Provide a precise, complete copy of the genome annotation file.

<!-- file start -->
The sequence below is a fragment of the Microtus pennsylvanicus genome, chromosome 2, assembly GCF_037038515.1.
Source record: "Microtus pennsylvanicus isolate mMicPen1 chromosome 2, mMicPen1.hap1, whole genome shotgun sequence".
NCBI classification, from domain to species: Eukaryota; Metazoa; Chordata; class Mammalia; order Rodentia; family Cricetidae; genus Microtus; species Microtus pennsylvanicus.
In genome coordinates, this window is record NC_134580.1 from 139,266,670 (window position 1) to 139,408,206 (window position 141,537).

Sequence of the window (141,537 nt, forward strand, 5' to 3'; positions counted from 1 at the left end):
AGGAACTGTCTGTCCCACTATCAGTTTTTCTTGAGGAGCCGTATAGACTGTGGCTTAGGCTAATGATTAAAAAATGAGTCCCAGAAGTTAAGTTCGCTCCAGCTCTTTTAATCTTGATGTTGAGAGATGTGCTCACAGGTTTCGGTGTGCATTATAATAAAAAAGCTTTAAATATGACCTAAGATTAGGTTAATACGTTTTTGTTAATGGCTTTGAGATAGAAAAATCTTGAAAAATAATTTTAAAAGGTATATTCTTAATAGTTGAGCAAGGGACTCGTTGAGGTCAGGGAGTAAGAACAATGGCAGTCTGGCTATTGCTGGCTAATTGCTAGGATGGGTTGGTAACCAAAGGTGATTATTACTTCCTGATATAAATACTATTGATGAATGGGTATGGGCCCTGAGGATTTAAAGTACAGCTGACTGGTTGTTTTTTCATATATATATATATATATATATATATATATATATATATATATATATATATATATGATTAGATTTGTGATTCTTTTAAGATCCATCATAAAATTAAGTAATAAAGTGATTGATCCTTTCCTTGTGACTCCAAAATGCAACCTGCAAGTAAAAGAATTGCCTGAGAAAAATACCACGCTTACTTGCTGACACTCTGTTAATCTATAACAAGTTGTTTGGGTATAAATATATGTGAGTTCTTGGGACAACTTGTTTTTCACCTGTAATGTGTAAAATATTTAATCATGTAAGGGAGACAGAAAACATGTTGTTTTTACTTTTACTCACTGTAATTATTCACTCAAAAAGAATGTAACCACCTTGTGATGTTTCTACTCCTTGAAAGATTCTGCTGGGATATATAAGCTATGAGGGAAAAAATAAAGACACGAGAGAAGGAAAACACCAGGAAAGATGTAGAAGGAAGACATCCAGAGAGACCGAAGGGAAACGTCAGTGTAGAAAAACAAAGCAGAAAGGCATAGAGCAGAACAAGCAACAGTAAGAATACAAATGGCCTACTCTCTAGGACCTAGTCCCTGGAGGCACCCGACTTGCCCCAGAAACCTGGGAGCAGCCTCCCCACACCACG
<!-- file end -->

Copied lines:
The sequence below is a fragment of the Microtus pennsylvanicus genome, chromosome 2, assembly GCF_037038515.1.
Source record: "Microtus pennsylvanicus isolate mMicPen1 chromosome 2, mMicPen1.hap1, whole genome shotgun sequence".
NCBI classification, from domain to species: Eukaryota; Metazoa; Chordata; class Mammalia; order Rodentia; family Cricetidae; genus Microtus; species Microtus pennsylvanicus.
In genome coordinates, this window is record NC_134580.1 from 139,266,670 (window position 1) to 139,408,206 (window position 141,537).

Sequence of the window (141,537 nt, forward strand, 5' to 3'; positions counted from 1 at the left end):
AGGAACTGTCTGTCCCACTATCAGTTTTTCTTGAGGAGCCGTATAGACTGTGGCTTAGGCTAATGATTAAAAAATGAGTCCCAGAAGTTAAGTTCGCTCCAGCTCTTTTAATCTTGATGTTGAGAGATGTGCTCACAGGTTTCGGTGTGCATTATAATAAAAAAGCTTTAAATATGACCTAAGATTAGGTTAATACGTTTTTGTTAATGGCTTTGAGATAGAAAAATCTTGAAAAATAATTTTAAAAGGTATATTCTTAATAGTTGAGCAAGGGACTCGTTGAGGTCAGGGAGTAAGAACAATGGCAGTCTGGCTATTGCTGGCTAATTGCTAGGATGGGTTGGTAACCAAAGGTGATTATTACTTCCTGATATAAATACTATTGATGAATGGGTATGGGCCCTGAGGATTTAAAGTACAGCTGACTGGTTGTTTTTTCATATATATATATATATATATATATATATATATATATATATATATATATATATATGATTAGATTTGTGATTCTTTTAAGATCCATCATAAAATTAAGTAATAAAGTGATTGATCCTTTCCTTGTGACTCCAAAATGCAACCTGCAAGTAAAAGAATTGCCTGAGAAAAATACCACGCTTACTTGCTGACACTCTGTTAATCTATAACAAGTTGTTTGGGTATAAATATATGTGAGTTCTTGGGACAACTTGTTTTTCACCTGTAATGTGTAAAATATTTAATCATGTAAGGGAGACAGAAAACATGTTGTTTTTACTTTTACTCACTGTAATTATTCACTCAAAAAGAATGTAACCACCTTGTGATGTTTCTACTCCTTGAAAGATTCTGCTGGGATATATAAGCTATGAGGGAAAAAATAAAGACACGAGAGAAGGAAAACACCAGGAAAGATGTAGAAGGAAGACATCCAGAGAGACCGAAGGGAAACGTCAGTGTAGAAAAACAAAGCAGAAAGGCATAGAGCAGAACAAGCAACAGTAAGAATACAAATGGCCTACTCTCTAGGACCTAGTCCCTGGAGGCACCCGACTTGCCCCAGAAACCTGGGAGCAGCCTCCCCACACCACG